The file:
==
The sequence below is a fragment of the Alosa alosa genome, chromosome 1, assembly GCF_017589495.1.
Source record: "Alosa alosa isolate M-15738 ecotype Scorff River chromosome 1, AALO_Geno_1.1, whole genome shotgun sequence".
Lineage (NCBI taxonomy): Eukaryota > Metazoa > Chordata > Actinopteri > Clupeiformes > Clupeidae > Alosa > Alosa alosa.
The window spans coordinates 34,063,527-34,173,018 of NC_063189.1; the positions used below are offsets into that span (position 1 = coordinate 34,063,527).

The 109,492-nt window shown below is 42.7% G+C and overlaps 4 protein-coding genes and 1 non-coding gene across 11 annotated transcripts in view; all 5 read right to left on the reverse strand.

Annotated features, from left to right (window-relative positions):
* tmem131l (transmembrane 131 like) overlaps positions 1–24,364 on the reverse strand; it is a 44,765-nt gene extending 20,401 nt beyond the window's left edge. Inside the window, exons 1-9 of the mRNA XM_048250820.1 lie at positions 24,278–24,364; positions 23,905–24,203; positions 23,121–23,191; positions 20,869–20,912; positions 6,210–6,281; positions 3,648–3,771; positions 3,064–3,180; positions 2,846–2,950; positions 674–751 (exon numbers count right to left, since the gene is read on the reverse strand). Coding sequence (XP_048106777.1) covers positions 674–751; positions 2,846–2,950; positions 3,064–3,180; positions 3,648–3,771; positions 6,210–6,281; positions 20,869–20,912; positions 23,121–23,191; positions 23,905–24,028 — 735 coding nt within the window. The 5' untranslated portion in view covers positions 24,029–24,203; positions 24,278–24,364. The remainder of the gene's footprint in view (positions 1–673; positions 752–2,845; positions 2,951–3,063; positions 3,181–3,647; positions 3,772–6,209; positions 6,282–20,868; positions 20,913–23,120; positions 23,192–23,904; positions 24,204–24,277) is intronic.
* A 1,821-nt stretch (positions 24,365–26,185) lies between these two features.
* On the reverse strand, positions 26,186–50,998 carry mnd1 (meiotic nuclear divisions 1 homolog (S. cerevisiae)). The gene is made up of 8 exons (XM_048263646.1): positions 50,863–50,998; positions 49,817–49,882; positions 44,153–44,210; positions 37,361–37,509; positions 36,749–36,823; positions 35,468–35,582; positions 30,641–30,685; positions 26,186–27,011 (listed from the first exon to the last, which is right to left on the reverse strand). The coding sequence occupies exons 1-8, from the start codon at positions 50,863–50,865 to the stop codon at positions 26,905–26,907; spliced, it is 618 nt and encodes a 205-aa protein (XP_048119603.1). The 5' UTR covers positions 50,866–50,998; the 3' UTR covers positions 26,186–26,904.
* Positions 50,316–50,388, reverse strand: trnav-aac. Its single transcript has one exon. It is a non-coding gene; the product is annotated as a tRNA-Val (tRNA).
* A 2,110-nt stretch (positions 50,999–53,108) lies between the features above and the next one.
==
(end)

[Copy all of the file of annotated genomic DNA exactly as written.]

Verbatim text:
The sequence below is a fragment of the Alosa alosa genome, chromosome 1, assembly GCF_017589495.1.
Source record: "Alosa alosa isolate M-15738 ecotype Scorff River chromosome 1, AALO_Geno_1.1, whole genome shotgun sequence".
Lineage (NCBI taxonomy): Eukaryota > Metazoa > Chordata > Actinopteri > Clupeiformes > Clupeidae > Alosa > Alosa alosa.
The window spans coordinates 34,063,527-34,173,018 of NC_063189.1; the positions used below are offsets into that span (position 1 = coordinate 34,063,527).

The 109,492-nt window shown below is 42.7% G+C and overlaps 4 protein-coding genes and 1 non-coding gene across 11 annotated transcripts in view; all 5 read right to left on the reverse strand.

Annotated features, from left to right (window-relative positions):
* tmem131l (transmembrane 131 like) overlaps positions 1–24,364 on the reverse strand; it is a 44,765-nt gene extending 20,401 nt beyond the window's left edge. Inside the window, exons 1-9 of the mRNA XM_048250820.1 lie at positions 24,278–24,364; positions 23,905–24,203; positions 23,121–23,191; positions 20,869–20,912; positions 6,210–6,281; positions 3,648–3,771; positions 3,064–3,180; positions 2,846–2,950; positions 674–751 (exon numbers count right to left, since the gene is read on the reverse strand). Coding sequence (XP_048106777.1) covers positions 674–751; positions 2,846–2,950; positions 3,064–3,180; positions 3,648–3,771; positions 6,210–6,281; positions 20,869–20,912; positions 23,121–23,191; positions 23,905–24,028 — 735 coding nt within the window. The 5' untranslated portion in view covers positions 24,029–24,203; positions 24,278–24,364. The remainder of the gene's footprint in view (positions 1–673; positions 752–2,845; positions 2,951–3,063; positions 3,181–3,647; positions 3,772–6,209; positions 6,282–20,868; positions 20,913–23,120; positions 23,192–23,904; positions 24,204–24,277) is intronic.
* A 1,821-nt stretch (positions 24,365–26,185) lies between these two features.
* On the reverse strand, positions 26,186–50,998 carry mnd1 (meiotic nuclear divisions 1 homolog (S. cerevisiae)). The gene is made up of 8 exons (XM_048263646.1): positions 50,863–50,998; positions 49,817–49,882; positions 44,153–44,210; positions 37,361–37,509; positions 36,749–36,823; positions 35,468–35,582; positions 30,641–30,685; positions 26,186–27,011 (listed from the first exon to the last, which is right to left on the reverse strand). The coding sequence occupies exons 1-8, from the start codon at positions 50,863–50,865 to the stop codon at positions 26,905–26,907; spliced, it is 618 nt and encodes a 205-aa protein (XP_048119603.1). The 5' UTR covers positions 50,866–50,998; the 3' UTR covers positions 26,186–26,904.
* Positions 50,316–50,388, reverse strand: trnav-aac. Its single transcript has one exon. It is a non-coding gene; the product is annotated as a tRNA-Val (tRNA).
* A 2,110-nt stretch (positions 50,999–53,108) lies between the features above and the next one.